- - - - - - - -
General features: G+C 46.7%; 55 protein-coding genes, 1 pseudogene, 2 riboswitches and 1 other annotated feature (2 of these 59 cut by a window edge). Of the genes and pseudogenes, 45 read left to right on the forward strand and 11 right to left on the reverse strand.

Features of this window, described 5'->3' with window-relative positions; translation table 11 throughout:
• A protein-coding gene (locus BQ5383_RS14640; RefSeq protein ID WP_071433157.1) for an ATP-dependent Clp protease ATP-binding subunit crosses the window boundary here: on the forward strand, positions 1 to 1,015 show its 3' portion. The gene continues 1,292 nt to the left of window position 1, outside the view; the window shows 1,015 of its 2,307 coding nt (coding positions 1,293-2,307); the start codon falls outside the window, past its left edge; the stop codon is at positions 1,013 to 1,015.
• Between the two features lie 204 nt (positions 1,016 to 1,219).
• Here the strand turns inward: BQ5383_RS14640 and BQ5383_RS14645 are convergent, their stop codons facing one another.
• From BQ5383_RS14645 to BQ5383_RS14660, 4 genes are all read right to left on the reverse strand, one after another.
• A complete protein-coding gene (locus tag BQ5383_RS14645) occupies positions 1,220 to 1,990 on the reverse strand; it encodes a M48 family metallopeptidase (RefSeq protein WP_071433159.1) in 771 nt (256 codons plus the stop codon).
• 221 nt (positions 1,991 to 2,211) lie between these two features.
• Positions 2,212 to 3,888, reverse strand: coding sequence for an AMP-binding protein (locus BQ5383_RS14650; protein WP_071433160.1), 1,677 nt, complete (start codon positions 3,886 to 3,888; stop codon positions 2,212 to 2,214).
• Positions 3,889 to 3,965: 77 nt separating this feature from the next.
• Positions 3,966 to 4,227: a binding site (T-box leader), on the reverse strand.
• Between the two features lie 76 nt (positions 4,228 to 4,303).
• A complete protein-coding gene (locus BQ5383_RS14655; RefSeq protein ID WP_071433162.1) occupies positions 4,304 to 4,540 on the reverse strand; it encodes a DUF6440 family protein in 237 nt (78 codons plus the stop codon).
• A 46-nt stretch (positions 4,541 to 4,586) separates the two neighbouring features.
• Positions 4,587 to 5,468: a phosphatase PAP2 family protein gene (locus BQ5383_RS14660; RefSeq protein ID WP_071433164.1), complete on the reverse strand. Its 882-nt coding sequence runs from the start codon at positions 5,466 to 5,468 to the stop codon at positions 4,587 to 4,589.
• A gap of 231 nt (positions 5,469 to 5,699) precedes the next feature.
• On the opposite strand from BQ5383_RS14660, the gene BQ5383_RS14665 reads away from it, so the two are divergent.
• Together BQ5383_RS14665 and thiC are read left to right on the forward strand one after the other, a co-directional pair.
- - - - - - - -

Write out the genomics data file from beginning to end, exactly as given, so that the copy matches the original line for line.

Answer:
General features: G+C 46.7%; 55 protein-coding genes, 1 pseudogene, 2 riboswitches and 1 other annotated feature (2 of these 59 cut by a window edge). Of the genes and pseudogenes, 45 read left to right on the forward strand and 11 right to left on the reverse strand.

Features of this window, described 5'->3' with window-relative positions; translation table 11 throughout:
• A protein-coding gene (locus BQ5383_RS14640; RefSeq protein ID WP_071433157.1) for an ATP-dependent Clp protease ATP-binding subunit crosses the window boundary here: on the forward strand, positions 1 to 1,015 show its 3' portion. The gene continues 1,292 nt to the left of window position 1, outside the view; the window shows 1,015 of its 2,307 coding nt (coding positions 1,293-2,307); the start codon falls outside the window, past its left edge; the stop codon is at positions 1,013 to 1,015.
• Between the two features lie 204 nt (positions 1,016 to 1,219).
• Here the strand turns inward: BQ5383_RS14640 and BQ5383_RS14645 are convergent, their stop codons facing one another.
• From BQ5383_RS14645 to BQ5383_RS14660, 4 genes are all read right to left on the reverse strand, one after another.
• A complete protein-coding gene (locus tag BQ5383_RS14645) occupies positions 1,220 to 1,990 on the reverse strand; it encodes a M48 family metallopeptidase (RefSeq protein WP_071433159.1) in 771 nt (256 codons plus the stop codon).
• 221 nt (positions 1,991 to 2,211) lie between these two features.
• Positions 2,212 to 3,888, reverse strand: coding sequence for an AMP-binding protein (locus BQ5383_RS14650; protein WP_071433160.1), 1,677 nt, complete (start codon positions 3,886 to 3,888; stop codon positions 2,212 to 2,214).
• Positions 3,889 to 3,965: 77 nt separating this feature from the next.
• Positions 3,966 to 4,227: a binding site (T-box leader), on the reverse strand.
• Between the two features lie 76 nt (positions 4,228 to 4,303).
• A complete protein-coding gene (locus BQ5383_RS14655; RefSeq protein ID WP_071433162.1) occupies positions 4,304 to 4,540 on the reverse strand; it encodes a DUF6440 family protein in 237 nt (78 codons plus the stop codon).
• A 46-nt stretch (positions 4,541 to 4,586) separates the two neighbouring features.
• Positions 4,587 to 5,468: a phosphatase PAP2 family protein gene (locus BQ5383_RS14660; RefSeq protein ID WP_071433164.1), complete on the reverse strand. Its 882-nt coding sequence runs from the start codon at positions 5,466 to 5,468 to the stop codon at positions 4,587 to 4,589.
• A gap of 231 nt (positions 5,469 to 5,699) precedes the next feature.
• On the opposite strand from BQ5383_RS14660, the gene BQ5383_RS14665 reads away from it, so the two are divergent.
• Together BQ5383_RS14665 and thiC are read left to right on the forward strand one after the other, a co-directional pair.